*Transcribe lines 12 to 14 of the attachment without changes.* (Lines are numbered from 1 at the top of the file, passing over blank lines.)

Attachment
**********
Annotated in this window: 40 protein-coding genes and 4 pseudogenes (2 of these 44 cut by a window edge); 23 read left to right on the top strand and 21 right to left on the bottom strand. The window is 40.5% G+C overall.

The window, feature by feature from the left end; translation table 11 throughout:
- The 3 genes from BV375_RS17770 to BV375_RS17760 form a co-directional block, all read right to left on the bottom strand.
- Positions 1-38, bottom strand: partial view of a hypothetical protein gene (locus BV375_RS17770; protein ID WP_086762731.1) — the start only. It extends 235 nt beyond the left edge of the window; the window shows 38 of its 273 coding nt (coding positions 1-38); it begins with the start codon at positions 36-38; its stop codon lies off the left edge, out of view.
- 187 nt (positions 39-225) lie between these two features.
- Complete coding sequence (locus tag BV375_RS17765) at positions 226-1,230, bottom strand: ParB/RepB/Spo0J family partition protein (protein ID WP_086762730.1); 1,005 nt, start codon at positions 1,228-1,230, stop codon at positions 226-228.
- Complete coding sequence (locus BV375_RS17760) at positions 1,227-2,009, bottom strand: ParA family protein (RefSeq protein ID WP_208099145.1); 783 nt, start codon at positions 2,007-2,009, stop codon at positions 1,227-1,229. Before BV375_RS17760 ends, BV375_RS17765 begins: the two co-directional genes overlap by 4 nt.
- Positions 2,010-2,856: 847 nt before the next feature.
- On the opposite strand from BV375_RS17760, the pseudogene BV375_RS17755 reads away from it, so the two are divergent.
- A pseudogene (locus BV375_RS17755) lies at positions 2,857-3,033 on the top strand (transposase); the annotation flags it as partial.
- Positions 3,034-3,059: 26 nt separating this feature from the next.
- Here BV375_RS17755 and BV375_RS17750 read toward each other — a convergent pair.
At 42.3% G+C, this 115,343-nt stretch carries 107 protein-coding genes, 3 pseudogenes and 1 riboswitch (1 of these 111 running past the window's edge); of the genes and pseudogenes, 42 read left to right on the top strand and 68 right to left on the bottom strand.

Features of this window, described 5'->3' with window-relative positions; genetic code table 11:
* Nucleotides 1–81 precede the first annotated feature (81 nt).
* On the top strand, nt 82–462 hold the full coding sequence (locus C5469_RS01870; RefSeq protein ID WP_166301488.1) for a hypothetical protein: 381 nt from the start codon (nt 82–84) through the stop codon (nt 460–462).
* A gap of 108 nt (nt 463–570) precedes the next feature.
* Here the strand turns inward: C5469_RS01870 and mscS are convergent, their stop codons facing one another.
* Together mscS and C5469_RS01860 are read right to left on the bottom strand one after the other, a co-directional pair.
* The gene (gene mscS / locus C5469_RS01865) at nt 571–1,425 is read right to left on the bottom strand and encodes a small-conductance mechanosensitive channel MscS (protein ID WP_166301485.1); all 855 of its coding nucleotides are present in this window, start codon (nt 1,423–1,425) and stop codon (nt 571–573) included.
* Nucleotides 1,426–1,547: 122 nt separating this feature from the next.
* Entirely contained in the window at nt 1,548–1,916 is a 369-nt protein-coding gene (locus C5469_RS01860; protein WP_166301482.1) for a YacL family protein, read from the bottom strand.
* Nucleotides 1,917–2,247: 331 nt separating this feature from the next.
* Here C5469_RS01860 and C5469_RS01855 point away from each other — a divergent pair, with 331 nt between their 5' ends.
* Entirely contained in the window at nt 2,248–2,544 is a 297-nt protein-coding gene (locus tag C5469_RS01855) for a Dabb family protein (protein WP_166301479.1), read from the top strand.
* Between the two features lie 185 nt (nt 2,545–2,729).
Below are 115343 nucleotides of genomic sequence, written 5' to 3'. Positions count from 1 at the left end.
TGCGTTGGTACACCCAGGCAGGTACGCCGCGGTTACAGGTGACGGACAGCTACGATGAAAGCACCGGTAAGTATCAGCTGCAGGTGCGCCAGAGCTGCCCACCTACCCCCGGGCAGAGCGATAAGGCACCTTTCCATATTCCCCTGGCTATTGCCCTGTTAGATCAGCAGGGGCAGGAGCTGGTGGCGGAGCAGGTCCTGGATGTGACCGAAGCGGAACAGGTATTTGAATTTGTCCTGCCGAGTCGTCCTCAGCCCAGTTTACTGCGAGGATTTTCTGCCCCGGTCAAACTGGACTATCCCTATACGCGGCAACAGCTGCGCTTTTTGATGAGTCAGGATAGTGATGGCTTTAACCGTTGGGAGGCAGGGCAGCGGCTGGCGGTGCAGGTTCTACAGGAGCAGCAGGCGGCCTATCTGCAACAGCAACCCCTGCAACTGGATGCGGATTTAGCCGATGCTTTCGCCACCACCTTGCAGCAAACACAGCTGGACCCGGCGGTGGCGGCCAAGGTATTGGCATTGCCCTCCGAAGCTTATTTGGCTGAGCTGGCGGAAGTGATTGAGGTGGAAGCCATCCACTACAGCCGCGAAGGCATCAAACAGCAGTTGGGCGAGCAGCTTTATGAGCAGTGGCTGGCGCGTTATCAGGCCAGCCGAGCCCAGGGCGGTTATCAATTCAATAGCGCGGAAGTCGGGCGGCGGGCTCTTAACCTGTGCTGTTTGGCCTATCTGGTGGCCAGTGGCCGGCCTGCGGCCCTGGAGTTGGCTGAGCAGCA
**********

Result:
- Here BV375_RS17755 and BV375_RS17750 read toward each other — a convergent pair.
At 42.3% G+C, this 115,343-nt stretch carries 107 protein-coding genes, 3 pseudogenes and 1 riboswitch (1 of these 111 running past the window's edge); of the genes and pseudogenes, 42 read left to right on the top strand and 68 right to left on the bottom strand.

Features of this window, described 5'->3' with window-relative positions; genetic code table 11: